From Peasant Roots to Rich Tastes

Italy is synonymous for its incredible food and drink. From the robust, hearty meals of the north through to the light and summery offerings of the south, there is a culinary sensation to delight each one of your senses.

The food of Umbria is less known, but equally as delicious as its other better known regional cousins, taking inspiration from its peasant roots and the neighbouring influences of Tuscany.

Regional taste sensations include the beans that grow on the banks of Lake Trasimeno, olives in abundance, onions, pecorino cheese, wild boar and Umbria is the single biggest producer of truffles in Italy with Norcia being famous for its offerings. For those with a sweet tooth let’s not forget Perugia’s famous chocolate.

The regional pastas are simple and robust, often just made with flour and water, without the use of eggs as it was a cheaper and more filling version of the Italian staple that would fill the bellies of peasant workers and feed a vast family with minimal expense. Served with olive and garlic (aglio e olio) a simple tomato sauce or a rich but local cheese with truffle sauce, handmade Strangozzi (meaning shoe-string like or often referred to as “priest stranglers”) and Pici pastas will be found on menus across Umbria.

Cucina Povera (peasant food) is basic, yet truly delicious and easy to make. Basic breads which create a traditional Torta al Testo, pizzas, tomato salad, salumi, fagiola (beans), panzanella (bread salad with tomato and onions) and the famous Porchetta (whole roasted pork) sandwiches found on street food vans are just some of the “must tries” when in the region.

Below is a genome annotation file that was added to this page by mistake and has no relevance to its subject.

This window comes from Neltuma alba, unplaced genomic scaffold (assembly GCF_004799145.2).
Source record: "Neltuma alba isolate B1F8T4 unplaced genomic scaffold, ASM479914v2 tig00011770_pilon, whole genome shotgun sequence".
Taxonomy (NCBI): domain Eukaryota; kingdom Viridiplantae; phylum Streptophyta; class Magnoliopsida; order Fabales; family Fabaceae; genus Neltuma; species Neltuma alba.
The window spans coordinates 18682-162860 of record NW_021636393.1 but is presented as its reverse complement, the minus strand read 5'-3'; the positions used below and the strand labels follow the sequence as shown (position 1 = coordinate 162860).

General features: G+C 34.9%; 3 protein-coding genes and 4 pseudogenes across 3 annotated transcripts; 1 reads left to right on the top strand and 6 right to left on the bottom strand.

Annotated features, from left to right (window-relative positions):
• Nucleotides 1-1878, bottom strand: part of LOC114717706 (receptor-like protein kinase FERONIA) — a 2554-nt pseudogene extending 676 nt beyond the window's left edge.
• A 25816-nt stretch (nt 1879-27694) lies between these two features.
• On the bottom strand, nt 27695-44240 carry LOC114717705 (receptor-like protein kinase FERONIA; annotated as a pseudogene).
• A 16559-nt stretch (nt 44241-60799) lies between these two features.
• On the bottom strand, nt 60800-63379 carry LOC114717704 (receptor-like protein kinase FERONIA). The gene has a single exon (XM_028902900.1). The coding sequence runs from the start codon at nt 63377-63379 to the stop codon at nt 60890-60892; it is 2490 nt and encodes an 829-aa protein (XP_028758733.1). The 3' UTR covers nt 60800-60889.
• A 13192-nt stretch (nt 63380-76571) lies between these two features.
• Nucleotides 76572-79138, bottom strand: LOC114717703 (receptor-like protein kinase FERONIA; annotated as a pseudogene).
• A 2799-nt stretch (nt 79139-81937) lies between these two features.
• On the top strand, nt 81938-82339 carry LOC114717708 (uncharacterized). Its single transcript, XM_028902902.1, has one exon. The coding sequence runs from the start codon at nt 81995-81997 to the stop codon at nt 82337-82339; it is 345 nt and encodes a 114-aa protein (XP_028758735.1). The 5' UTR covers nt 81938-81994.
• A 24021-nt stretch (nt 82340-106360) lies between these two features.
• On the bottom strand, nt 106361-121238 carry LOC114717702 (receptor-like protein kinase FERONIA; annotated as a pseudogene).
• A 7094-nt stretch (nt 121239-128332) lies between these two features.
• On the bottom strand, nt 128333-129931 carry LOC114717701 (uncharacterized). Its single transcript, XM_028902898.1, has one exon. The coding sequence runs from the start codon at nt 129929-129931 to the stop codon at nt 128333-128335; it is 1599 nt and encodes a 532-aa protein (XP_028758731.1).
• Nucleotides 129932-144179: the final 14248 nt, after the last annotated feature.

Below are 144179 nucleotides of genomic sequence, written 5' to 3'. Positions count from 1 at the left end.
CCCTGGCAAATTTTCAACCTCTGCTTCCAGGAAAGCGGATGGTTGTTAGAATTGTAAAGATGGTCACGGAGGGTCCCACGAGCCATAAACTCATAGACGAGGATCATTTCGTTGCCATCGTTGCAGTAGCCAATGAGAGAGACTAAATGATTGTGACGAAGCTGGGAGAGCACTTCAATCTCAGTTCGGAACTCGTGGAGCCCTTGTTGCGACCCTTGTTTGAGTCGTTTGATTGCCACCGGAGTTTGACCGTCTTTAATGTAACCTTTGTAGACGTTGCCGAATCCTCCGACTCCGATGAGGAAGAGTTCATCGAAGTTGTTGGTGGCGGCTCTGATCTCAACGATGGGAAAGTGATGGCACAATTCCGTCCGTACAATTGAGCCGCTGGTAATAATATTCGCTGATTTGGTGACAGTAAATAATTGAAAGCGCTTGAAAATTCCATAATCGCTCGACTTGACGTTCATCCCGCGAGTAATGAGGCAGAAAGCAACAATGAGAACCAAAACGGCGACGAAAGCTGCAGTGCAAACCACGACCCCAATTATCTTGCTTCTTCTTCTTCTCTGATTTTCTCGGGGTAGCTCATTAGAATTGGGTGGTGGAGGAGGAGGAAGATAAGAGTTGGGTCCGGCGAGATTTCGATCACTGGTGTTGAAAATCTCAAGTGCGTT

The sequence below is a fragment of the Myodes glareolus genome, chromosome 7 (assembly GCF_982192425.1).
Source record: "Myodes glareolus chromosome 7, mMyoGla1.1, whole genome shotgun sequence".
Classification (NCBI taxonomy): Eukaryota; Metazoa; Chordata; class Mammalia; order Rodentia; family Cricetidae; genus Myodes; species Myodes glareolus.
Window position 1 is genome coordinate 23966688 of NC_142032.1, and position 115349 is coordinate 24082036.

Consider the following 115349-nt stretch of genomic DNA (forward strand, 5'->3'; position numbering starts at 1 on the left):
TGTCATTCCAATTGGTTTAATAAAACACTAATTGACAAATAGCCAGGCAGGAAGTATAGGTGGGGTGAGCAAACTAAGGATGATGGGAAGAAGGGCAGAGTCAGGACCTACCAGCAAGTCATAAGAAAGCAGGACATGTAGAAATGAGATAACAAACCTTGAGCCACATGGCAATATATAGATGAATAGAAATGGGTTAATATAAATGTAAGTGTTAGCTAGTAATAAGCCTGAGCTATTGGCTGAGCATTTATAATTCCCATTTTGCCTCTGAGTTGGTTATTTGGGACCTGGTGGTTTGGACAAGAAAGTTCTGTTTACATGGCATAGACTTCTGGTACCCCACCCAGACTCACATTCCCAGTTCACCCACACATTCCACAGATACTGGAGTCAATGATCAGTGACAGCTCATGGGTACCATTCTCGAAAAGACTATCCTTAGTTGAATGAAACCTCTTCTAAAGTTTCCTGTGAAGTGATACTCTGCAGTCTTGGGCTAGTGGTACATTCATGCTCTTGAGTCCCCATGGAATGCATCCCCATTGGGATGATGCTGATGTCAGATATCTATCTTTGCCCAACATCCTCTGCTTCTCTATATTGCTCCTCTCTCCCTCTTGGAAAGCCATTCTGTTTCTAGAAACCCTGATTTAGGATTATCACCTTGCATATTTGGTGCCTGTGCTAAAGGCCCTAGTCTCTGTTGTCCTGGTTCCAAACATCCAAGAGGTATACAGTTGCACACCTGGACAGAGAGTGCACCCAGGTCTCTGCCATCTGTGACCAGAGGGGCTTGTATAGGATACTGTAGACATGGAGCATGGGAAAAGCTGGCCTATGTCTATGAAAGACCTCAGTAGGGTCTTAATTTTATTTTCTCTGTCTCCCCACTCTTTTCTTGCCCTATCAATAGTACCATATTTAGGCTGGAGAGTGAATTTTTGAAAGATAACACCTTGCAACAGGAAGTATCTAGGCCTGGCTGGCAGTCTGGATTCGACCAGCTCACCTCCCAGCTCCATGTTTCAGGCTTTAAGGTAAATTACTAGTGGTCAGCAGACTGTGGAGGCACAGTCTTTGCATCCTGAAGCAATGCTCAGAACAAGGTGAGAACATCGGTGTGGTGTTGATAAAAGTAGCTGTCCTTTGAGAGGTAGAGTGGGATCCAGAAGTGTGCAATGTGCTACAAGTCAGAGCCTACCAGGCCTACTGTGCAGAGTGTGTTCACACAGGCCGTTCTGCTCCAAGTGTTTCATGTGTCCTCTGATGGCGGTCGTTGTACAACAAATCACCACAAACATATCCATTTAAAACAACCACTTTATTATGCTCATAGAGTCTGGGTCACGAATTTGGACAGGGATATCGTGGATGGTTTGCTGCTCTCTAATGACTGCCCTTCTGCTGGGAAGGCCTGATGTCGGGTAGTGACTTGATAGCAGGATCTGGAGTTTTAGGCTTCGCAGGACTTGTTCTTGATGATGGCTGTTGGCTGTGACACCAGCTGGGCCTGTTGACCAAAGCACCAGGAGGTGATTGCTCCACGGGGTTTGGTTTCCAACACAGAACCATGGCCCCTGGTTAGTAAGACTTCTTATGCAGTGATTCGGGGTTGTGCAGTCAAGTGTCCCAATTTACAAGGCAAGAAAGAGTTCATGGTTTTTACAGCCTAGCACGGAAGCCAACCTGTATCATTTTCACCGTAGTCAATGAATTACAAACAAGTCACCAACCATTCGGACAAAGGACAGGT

Seafood can be found, but is more expensive as Umbria is Italy’s only landlocked region, but fish freshly caught in Lake Trasimeno such as Carp and Perch are a mainstay of lake life with the fish simply grilled or stuffed and served in tomato based sauce.

… and let us not forget the wine… Umbria is fast becoming one of the most popular regions for wine with its fertile soils being home to native grapes such as Grechetto and Sangiovese… but let’s give the wine it’s own blog another week shall we, because it’s worth it!

Have  you got a favourite Umbrian Cucina Povera recipe? I’d love to hear what it is.

Much love

Tabby xxx

Published by modeforevents

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